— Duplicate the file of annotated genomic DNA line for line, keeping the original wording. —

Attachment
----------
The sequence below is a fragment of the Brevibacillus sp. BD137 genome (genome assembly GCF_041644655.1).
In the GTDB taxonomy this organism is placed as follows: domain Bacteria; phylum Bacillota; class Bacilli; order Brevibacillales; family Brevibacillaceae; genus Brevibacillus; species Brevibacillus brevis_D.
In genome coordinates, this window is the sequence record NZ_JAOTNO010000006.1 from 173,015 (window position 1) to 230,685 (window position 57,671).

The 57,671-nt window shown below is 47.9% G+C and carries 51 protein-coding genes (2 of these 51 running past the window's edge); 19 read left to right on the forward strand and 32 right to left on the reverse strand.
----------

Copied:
The sequence below is a fragment of the Brevibacillus sp. BD137 genome (genome assembly GCF_041644655.1).
In the GTDB taxonomy this organism is placed as follows: domain Bacteria; phylum Bacillota; class Bacilli; order Brevibacillales; family Brevibacillaceae; genus Brevibacillus; species Brevibacillus brevis_D.
In genome coordinates, this window is the sequence record NZ_JAOTNO010000006.1 from 173,015 (window position 1) to 230,685 (window position 57,671).

The 57,671-nt window shown below is 47.9% G+C and carries 51 protein-coding genes (2 of these 51 running past the window's edge); 19 read left to right on the forward strand and 32 right to left on the reverse strand.